The UK biotechnology firm Oxitec has been waiting two years for permission to sell genetically modified mosquitoes to battle dengue fever in Brazil. But the company now knows that it will have to wait a good while longer before it can sell its insects for release in Brazilian municipalities.
After much deliberation, Brazil’s health-regulatory agency, Anvisa, declared on 12 April that it would regulate Oxitec’s mosquitoes — effectively, classing them as a novel medical technology. Anvisa says that it is now creating a legal framework that could pave the way for the commercial release of the GM insects. For that to happen, it wants Oxitec to demonstrate not only that its technology is safe, but also that it can reduce the transmission of mosquito-borne viruses.
Oxitec’s Aedes aegypti insects carry a gene that causes their offspring to die young. The release of millions of the male GM mosquitoes could, the firm hopes, cause population crashes in the wild mosquito population that spreads dengue and Zika virus. (The technique is not the only proposal put forth to reduce mosquito populations: others include technology known as gene drives, or the release of mosquitoes infected with a bacterium that stops dengue virus from replicating.)
The company says that it has already shown that its insects are safe, and that releasing them can cause A. aegypti populations to plummet. But it has not yet published evidence that this effect definitely reduces disease. Anvisa declined to tell Nature whether it had a timetable for a final verdict concerning commercial release, or what data on safety and efficacy it would require.
Clamour for release
Oxitec’s evidence comes from earlier field trials that it has run in Brazil and elsewhere. In 2014, Brazil’s national biosafety body, CTNBio, which is responsible for regulating transgenic organisms and approved the Brazilian trials, declared the mosquitoes safe for commercial release.
Since that decision was made, clamour to release the mosquitoes as a commercial product has grown. The recent spread of Zika virus through Brazil has further fuelled support for novel weaponry against its carrier, A. aegypti.
But some scientists and environmental groups have argued that the transgenic mosquito's environmental safety isn't certain, despite CTNBio’s clearance. And uncertainty over Anvisa’s potential regulatory role has stalled any progress.
Oxitec says that Anvisa’s latest decision puts its trials on a surer footing (if only because the involvement of Brazil’s health regulator may assuage earlier criticism of CTNBio’s decision-making). Anvisa says that it has given the firm a temporary license to run research trials. “The important point is that things are moving along again,” says Glen Slade, the firm’s head of business development in Brazil.
Last year, the company published a paper showing that its release of GM mosquitoes in a suburb of Juazeiro, in Bahia state in Brazil, could — at least for a season — reduce the population of wild-type A. aegypti by as much as 90%1. It argued that the sustained release of transgenic insects “would likely be sufficient to prevent dengue epidemics in the locality tested”.
Pedro Antonio de Mello, municipal secretary of health in Piracicaba, in the state of São Paulo, says that a similar trial conducted by Oxitec in his city has provided some real evidence of a decrease in dengue cases, although this has not yet been published. In a small, 5,000-person neighbourhood within Piracicaba in which transgenic mosquitoes were released, confirmed cases of dengue have fallen from 132 in the 2014–15 dengue season to just 4 in 2015–16 so far. Detailed epidemiological data from the trial is expected to be made public later this year, he says.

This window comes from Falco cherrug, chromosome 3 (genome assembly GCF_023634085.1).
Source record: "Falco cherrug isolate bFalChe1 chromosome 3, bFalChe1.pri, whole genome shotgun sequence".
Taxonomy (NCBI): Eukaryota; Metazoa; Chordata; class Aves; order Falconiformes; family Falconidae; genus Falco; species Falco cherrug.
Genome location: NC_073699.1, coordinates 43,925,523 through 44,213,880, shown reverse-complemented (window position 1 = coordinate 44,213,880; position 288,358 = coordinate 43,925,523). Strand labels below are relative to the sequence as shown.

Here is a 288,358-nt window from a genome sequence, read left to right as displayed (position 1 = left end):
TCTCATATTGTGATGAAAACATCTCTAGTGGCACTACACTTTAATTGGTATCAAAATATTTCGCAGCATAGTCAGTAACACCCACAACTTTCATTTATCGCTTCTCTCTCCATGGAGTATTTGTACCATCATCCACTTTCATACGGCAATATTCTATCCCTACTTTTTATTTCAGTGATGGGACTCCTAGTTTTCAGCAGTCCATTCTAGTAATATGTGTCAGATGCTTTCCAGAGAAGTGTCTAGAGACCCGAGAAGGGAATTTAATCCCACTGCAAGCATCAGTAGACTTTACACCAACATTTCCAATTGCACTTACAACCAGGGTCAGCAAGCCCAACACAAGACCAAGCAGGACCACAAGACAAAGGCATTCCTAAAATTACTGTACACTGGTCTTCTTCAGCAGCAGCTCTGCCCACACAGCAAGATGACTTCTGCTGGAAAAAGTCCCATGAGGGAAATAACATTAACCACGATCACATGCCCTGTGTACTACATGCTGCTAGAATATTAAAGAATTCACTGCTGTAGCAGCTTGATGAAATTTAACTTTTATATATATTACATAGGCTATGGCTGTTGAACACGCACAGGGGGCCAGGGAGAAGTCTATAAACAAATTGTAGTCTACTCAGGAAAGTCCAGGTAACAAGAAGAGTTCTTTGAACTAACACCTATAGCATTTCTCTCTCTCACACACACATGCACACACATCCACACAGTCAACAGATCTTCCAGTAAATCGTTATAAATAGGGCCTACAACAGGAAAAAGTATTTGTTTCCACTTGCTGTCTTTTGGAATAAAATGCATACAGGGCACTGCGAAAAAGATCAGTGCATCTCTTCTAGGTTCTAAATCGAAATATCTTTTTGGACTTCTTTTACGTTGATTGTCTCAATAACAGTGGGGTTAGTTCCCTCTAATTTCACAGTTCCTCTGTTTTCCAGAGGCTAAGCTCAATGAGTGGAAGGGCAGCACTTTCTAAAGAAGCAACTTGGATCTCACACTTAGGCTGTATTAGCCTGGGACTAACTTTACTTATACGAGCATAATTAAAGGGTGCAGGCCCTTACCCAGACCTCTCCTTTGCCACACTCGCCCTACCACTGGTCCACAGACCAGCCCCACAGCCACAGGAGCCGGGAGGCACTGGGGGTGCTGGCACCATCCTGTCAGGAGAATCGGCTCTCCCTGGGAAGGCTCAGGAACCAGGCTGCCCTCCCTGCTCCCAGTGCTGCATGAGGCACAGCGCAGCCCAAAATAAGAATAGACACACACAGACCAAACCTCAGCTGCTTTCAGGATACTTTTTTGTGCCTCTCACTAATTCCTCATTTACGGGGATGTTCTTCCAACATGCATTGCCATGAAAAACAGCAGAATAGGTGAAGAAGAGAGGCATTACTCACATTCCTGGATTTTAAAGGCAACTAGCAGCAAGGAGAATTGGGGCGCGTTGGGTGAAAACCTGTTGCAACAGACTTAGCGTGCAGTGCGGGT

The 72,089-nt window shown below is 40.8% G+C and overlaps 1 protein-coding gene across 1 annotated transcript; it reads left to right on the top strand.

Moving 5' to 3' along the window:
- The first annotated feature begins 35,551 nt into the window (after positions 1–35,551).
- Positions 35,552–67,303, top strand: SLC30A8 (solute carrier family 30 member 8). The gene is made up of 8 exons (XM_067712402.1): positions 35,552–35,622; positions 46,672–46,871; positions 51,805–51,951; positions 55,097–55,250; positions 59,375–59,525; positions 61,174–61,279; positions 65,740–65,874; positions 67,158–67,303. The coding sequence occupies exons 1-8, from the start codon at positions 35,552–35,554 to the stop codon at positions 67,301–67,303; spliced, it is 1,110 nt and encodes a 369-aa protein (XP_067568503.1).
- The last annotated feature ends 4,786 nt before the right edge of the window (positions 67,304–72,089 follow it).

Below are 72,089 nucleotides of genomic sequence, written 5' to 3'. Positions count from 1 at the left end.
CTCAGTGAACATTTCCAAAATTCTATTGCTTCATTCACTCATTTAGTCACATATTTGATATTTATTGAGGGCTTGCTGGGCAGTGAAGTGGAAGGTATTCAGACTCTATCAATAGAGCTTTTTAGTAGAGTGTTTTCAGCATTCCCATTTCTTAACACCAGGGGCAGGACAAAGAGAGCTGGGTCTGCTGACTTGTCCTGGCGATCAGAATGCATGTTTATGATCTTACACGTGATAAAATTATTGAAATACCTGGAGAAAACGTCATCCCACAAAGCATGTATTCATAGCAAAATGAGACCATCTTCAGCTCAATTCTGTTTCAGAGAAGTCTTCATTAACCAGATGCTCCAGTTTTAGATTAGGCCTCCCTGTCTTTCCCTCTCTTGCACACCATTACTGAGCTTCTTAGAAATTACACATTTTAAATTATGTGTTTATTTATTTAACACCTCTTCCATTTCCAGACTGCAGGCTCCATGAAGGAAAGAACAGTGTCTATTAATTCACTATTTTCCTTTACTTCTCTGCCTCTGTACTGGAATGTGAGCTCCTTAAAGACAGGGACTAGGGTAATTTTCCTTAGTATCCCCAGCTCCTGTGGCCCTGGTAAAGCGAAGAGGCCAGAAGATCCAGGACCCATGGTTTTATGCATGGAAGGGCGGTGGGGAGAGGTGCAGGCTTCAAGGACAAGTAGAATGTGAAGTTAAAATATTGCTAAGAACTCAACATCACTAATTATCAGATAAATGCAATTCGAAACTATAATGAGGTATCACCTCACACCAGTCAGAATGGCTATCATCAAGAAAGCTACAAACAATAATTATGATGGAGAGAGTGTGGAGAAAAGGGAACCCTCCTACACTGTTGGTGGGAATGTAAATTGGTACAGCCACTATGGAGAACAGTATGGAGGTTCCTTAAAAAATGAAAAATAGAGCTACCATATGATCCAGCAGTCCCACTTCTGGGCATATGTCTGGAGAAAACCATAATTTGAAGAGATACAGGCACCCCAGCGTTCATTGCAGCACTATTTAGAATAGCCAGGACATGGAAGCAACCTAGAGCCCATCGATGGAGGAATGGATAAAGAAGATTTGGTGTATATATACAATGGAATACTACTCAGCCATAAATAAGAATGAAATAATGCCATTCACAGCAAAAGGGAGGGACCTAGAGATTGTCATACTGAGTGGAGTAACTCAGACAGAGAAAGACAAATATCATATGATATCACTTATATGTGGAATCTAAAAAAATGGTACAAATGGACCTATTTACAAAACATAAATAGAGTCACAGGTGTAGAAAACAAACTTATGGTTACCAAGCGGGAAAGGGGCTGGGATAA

A new batch of GM mosquitoes will be released in Piracicaba in the next few weeks, in a more populated area. Other cities in Brazil’s northeast region may also receive batches of transgenic mosquitoes in the near future, Slade says, but he did not say which.
Oxitec is in the early stages of planning a study that could prove that the GM mosquitoes reduce viral transmission, but it could be a “multimillion-dollar endeavour” that takes several years, says Simon Warner, the company's chief scientific officer. The idea would be to choose multiple test sites and run the mosquito intervention in half of them. By monitoring dengue (or Zika) infections with blood tests, it should be possible to show whether targeted areas see a significant reduction in disease. Warner says that he is working on the trial design, but that there is no clear timetable for it yet; the firm would need partnerships with medical scientists, community engagement and evaluation by ethics committees.
Even if the transgenic mosquitoes can be proven to reduce dengue or Zika infections, it is possible that natural selection could reduce their effectiveness. Females could develop a preference for wild-type A. aegypti males — stopping the company's currently furthest-developed lineage of GM insects (called OX513A) from spreading in the wild.
“It’s hard to say if this lineage is going to solve the problem once and for all,” says Margareth Capurro-Guimarães, a molecular biologist at the University of São Paulo, who was part of the team that released GM mosquitoes in Oxitec's first field trials. “We need to keep on working to breed improved lineages — it’s ultimately a moving target.”
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